“Wow!” Steve Levy, the play-by-play announcer, said on the broadcast.
Next, Russini honored a tradition that’s usually reserved for the postgame. She took McGloin’s spicy quote to Gilbride. The coach’s reaction—sadly, delivered off-camera—was that McGloin needed to do a better job protecting the ball.
It’s worth mentioning that Guardians vs. Defenders was a lousy football game with 15,000 fans. It hardly mattered. You had a coach and quarterback divorcing on the air! In the second half, McGloin’s misery continued. He threw a pick-six. McGloin told Luginbill he had to learn to take a sack. Then, ESPN cameras captured McGloin complaining to Gilbride on the sidelines.
After McGloin was benched, Russini returned to McGloin for the crew’s fourth bite at the apple. Amazingly, McGloin was still in a giving mood. “To be honest with you,” he said on camera, “this is probably one of the worst games I’ve ever been a part of, offensively.”
“There’s a lot of stuff going on behind closed doors,” he continued. “I think we need to clean that up … At no point did I think we were comfortable out there. At no point in time did I think we were in a position to try to be successful.”
A few things about this. As self-deprecating as Tom Brady was about his golf game during “The Match 2,” he probably won’t submit to interrogation when he throws an interception in Tampa. NFL stars deign to “talk” only once, after the game; it’s crazy to think they would talk five times during it. And that’s if the NFL even allows it.
A good start is expanding the home range of sideline reporters, whom the NFL currently banishes from the bench area. What if she or he could ask a question to a head coach during a timeout to better understand a decision? What if she or he could grab a player for an interview a certain number of times per quarter? If you give a sideline reporter more agency, you might scrape off some of the decades of sexist junk that has accumulated on the job. If nobody hates the new access, it could become industry standard, even after the coronavirus.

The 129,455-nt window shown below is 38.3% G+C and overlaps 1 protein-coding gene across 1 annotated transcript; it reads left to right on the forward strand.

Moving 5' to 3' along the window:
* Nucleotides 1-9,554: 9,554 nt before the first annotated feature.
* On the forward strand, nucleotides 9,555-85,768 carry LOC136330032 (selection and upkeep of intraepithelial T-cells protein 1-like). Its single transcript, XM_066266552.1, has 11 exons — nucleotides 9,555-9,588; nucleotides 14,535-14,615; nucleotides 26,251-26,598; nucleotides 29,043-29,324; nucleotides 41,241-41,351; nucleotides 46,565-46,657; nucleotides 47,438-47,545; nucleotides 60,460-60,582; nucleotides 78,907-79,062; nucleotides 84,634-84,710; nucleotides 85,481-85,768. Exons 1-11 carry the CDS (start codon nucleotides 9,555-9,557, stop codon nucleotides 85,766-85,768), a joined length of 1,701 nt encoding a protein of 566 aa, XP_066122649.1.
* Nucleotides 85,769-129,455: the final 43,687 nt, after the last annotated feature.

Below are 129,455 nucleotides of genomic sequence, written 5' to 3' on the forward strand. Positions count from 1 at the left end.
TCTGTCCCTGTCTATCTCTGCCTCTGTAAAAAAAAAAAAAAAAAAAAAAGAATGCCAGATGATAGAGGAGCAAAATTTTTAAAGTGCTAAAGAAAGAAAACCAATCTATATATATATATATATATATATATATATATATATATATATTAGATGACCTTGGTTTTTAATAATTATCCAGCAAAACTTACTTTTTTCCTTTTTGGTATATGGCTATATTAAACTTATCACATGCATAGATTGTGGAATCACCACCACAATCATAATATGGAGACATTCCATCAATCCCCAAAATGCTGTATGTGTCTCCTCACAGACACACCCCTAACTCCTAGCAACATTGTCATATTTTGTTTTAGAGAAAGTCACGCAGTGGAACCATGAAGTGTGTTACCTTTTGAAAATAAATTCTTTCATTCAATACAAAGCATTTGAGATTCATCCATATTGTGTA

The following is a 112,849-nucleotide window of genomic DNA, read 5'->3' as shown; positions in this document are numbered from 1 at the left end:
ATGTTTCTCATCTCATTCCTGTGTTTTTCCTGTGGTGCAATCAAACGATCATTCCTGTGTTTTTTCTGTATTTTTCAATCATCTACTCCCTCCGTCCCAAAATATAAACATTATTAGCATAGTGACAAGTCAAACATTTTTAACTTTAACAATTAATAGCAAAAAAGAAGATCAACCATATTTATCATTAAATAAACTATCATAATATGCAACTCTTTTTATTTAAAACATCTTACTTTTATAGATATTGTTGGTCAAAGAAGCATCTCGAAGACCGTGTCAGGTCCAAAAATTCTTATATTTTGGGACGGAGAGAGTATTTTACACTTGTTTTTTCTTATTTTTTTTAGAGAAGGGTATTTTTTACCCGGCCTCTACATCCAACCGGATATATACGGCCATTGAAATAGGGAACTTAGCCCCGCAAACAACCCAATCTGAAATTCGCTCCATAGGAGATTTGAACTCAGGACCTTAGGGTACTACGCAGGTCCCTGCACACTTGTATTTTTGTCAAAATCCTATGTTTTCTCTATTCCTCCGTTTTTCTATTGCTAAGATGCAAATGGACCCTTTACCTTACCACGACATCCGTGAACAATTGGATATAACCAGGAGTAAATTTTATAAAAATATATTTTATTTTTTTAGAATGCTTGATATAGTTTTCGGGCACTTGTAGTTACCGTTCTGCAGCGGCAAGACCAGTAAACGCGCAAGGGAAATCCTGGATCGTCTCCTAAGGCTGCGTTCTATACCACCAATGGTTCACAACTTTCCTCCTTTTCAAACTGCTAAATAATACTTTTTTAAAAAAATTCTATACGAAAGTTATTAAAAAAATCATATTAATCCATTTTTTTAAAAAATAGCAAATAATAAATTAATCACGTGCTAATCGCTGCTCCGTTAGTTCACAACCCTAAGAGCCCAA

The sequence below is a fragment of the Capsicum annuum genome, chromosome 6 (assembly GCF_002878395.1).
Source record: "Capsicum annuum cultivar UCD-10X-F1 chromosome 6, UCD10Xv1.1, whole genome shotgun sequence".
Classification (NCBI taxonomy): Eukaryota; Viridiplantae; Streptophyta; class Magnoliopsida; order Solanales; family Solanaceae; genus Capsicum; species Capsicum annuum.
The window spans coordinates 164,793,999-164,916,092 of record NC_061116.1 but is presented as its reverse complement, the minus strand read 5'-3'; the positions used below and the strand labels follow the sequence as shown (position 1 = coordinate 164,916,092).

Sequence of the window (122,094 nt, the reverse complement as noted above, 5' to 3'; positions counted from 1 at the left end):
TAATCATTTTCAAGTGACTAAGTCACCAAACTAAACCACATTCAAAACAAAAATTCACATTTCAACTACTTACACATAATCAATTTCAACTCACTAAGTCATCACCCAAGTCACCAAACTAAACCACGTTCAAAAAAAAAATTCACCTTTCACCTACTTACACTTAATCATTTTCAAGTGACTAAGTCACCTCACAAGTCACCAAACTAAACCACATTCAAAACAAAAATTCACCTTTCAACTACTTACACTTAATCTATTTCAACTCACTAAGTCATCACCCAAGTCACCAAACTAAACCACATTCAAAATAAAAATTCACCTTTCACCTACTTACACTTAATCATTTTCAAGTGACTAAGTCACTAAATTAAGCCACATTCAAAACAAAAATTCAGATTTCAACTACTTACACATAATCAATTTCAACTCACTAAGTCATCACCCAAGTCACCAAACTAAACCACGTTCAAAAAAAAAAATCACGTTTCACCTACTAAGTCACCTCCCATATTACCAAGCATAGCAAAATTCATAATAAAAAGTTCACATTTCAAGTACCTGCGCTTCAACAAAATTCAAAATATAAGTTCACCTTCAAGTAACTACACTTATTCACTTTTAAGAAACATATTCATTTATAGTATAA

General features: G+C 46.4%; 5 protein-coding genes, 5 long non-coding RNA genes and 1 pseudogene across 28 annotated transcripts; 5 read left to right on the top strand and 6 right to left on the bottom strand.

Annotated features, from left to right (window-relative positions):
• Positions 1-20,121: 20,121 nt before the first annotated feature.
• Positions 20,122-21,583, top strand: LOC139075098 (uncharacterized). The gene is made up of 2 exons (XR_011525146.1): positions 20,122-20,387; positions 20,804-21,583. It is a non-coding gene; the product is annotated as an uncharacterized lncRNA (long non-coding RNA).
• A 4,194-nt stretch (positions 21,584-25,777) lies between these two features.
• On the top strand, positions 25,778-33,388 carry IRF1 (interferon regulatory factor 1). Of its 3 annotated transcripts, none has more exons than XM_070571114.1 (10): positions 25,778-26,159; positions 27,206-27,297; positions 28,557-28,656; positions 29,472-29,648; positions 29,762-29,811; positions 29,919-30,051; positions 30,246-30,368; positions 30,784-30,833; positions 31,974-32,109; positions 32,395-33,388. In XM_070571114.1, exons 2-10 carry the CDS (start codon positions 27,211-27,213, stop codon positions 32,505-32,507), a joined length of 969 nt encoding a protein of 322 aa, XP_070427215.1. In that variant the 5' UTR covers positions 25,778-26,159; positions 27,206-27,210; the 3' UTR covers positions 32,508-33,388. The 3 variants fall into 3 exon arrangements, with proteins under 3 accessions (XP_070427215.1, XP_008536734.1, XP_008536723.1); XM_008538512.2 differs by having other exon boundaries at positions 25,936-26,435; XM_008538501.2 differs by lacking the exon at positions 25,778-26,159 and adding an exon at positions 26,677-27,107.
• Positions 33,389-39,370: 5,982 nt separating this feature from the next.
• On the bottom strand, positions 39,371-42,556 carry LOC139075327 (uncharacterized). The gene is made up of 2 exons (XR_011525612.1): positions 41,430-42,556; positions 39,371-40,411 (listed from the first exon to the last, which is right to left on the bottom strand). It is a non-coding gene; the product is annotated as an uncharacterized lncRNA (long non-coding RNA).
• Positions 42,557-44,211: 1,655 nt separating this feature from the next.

A player doesn’t have to go Full McGloin to be interesting. In the XFL’s first week, a kicker named Ty Rausa, a veteran of the National Arena League, missed a field goal. “I just got to simple it down,” he told Russini on the sidelines. In the final seconds of the first half, Rausa hit a 55-yarder, the longest field goal of his career. “You would have thought he kicked the winning field goal in the Super Bowl,” said Russini, who quickly moved to interview Rausa again. If the fans aren’t helping the networks tell a story, why not let the player tell it himself?